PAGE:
Today I am excited to bring you a guest post by one of my newer blogging buddies.
Paula writes at Happysnappy, a storyteller with a camera. Be sure to pop over there so you can follow her and read more of her notable work. Thank you Paula for this great post!
Serial vs. Parallel Work
The Big Day is coming.
There is an event that you want to celebrate and you have joyfully spent delightful hours surfing the net, pinning ideas, pondering on colour combinations and font styles, searching the local stores looking for materials, comparing prices and making lists. Now all the shopping is done and it is time to actually start working on all of your party decorations and you don´t know where to start.
When working on repetitive tasks there are two possible approaches. The first is the serial method: start a piece, work on it, finish the whole piece, work on the next one, keep going until all the pieces are done. The second method is the parallel work: do one type of work for every piece, do the next bit for every piece and so forth until all the pieces are finished.
As counterintuitive as it sounds there is power in small batches and the first style is more efficient.
Let´s say you have a hundred invites to make. Or maybe only twenty. Perhaps just five for a small gathering. You decide going the DIY route because it is fun, meaningful and you have a crafty heart.
As you still have the food catering, the decorations for the venue and the slideshow you want to share in the middle of the reception to think about you want to make these invitations in a quick way. The process would go something like this:
- Gather cardstock in appropriate size, envelopes, ruler, pencil, hole puncher, cutter, pen, and ribbon.
- Fold the card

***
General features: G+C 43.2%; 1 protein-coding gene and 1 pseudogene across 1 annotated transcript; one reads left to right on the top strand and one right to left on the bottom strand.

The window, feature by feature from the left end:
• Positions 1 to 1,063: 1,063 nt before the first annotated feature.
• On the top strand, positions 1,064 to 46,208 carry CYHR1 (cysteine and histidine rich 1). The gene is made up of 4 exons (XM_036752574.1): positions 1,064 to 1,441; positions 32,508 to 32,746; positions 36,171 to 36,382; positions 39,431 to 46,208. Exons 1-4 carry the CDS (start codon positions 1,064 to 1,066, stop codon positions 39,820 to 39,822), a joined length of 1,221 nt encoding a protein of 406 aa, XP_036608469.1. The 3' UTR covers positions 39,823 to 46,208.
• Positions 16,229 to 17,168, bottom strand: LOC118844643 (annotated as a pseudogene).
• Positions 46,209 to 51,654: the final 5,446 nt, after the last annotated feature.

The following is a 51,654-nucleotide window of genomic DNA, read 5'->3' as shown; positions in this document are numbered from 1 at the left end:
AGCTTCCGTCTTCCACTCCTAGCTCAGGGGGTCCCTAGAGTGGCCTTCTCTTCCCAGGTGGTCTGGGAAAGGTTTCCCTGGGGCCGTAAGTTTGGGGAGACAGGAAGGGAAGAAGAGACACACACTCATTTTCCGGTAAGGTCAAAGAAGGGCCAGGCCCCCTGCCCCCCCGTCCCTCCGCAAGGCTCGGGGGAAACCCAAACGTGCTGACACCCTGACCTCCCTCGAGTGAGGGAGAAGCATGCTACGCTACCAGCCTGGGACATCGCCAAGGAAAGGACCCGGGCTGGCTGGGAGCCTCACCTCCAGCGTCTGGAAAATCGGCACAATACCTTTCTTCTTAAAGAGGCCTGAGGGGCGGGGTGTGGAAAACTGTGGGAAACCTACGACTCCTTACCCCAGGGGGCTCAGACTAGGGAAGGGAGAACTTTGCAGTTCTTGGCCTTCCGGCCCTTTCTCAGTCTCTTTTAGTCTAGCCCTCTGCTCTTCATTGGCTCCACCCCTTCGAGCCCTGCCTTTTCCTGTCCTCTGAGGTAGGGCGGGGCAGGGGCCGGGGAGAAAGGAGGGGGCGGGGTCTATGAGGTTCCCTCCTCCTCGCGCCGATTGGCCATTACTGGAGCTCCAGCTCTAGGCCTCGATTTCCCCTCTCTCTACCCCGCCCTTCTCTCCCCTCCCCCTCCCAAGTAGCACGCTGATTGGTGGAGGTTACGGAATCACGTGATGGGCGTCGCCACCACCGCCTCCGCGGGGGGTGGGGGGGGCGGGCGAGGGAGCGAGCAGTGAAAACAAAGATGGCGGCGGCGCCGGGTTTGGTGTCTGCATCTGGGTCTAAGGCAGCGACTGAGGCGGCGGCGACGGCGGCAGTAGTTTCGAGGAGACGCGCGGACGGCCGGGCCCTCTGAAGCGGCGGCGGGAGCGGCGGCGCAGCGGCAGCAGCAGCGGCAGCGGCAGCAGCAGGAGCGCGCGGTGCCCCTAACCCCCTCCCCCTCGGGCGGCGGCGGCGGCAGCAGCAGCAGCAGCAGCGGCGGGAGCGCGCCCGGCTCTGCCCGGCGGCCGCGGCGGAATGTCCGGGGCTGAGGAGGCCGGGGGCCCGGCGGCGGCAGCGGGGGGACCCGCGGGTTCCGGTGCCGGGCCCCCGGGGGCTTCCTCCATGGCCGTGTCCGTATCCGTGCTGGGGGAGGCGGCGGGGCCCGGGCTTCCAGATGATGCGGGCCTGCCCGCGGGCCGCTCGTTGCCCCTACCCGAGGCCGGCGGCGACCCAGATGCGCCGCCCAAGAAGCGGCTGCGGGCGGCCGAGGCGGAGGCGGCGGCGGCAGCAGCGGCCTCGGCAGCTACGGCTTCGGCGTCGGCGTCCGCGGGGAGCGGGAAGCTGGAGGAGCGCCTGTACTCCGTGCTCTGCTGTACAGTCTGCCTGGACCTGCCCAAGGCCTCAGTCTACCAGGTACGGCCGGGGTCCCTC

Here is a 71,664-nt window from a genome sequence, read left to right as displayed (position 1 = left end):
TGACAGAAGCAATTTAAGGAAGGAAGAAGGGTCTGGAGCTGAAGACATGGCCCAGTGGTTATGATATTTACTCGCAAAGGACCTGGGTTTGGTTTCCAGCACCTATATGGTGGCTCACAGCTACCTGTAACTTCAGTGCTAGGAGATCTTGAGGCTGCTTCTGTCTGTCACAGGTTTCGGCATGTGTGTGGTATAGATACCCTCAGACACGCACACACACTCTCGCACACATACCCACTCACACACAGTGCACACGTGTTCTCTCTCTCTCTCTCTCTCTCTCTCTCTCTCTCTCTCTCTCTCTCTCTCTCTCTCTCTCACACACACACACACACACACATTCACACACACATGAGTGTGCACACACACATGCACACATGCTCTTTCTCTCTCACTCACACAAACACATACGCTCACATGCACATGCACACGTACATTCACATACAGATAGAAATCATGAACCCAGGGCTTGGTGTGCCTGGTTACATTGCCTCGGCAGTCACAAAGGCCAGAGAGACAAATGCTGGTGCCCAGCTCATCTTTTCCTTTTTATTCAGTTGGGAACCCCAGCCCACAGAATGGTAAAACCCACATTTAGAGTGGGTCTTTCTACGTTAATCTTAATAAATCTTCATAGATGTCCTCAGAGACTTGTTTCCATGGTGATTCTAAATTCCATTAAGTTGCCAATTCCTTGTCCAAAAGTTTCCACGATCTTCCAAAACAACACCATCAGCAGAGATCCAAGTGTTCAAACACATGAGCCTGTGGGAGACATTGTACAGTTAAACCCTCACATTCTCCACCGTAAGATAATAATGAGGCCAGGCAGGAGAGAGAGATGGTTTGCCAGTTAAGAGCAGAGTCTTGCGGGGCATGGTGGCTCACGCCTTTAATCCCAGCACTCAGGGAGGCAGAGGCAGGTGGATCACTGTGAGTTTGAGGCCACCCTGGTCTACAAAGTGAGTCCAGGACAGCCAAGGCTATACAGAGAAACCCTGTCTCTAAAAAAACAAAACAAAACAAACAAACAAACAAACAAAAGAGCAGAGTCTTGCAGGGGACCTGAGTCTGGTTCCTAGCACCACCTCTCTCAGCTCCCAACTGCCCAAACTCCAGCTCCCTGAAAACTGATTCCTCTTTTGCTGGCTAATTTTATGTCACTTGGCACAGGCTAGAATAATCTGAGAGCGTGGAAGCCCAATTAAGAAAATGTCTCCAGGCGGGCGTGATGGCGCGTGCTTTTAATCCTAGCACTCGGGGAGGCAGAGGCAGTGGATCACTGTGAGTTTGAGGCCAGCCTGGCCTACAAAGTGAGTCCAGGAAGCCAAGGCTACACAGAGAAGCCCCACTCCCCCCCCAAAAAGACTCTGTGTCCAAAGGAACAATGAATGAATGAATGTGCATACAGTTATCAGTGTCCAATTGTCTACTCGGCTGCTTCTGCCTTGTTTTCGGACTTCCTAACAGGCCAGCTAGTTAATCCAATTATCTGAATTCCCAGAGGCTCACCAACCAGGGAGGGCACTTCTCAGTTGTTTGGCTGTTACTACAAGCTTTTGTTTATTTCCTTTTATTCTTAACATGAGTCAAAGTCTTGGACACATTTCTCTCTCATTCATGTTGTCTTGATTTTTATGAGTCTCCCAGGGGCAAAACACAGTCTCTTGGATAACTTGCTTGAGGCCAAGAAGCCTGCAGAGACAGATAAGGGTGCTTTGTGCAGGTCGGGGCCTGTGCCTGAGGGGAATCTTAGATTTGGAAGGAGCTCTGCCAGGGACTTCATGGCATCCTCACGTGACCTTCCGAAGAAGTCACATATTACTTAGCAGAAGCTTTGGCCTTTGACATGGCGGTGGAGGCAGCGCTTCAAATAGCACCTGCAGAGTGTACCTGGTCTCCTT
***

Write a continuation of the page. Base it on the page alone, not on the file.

- Write on the inside of the card all the details for the party
- Insert RSVP card
- Punch holes in main card
- Cut a length of ribbon
- Thread ribbon through the holes
- Tie bow
- Put card into envelope
- Address envelope
- One down, ninety-nine to go
What do you get with the method instead of folding all the cards first, writing them all, punching two hundred holes, cutting a hundred pieces of ribbon, making a hundred bows and putting the cards into their envelopes?
You save time and effort plus gain a sense of accomplishment each time a piece is ready. I bet you hadn´t considered the time it takes to move huge amounts of unfinished materials to a safe place and back to the working table for each step of the process. Or the possibility of finding an error in the design like the card being too big for the envelopes after cutting a hundred pieces of cardstock. Not to mention the chance of sending someone to give out a few invites as soon as they are ready!
Want to see the process in action on my working table? Here it goes:
1) Gathering materials. Yes, I put my tools in line to know where they are at all times. At least at the beginning of the work. After that, going back to the same general area is good enough. I learnt to do this after too many brushes in tea mugs instead of water cups. :D
2) Choosing coordinating patterns and embellishments for the card. Putting the cards together by cutting the papers, glueing the papers, flowers and buttons and stamping. Writing the message inside the card.
3) The five teacher appreciation day cards ready.
Thank you Meredith for the invitation to your cyberhome! It is an honour and a pleasure. We´ll keep in touch.
If you would like an opportunity to do a guest post here at A TIPical Day, please leave me a comment or email me.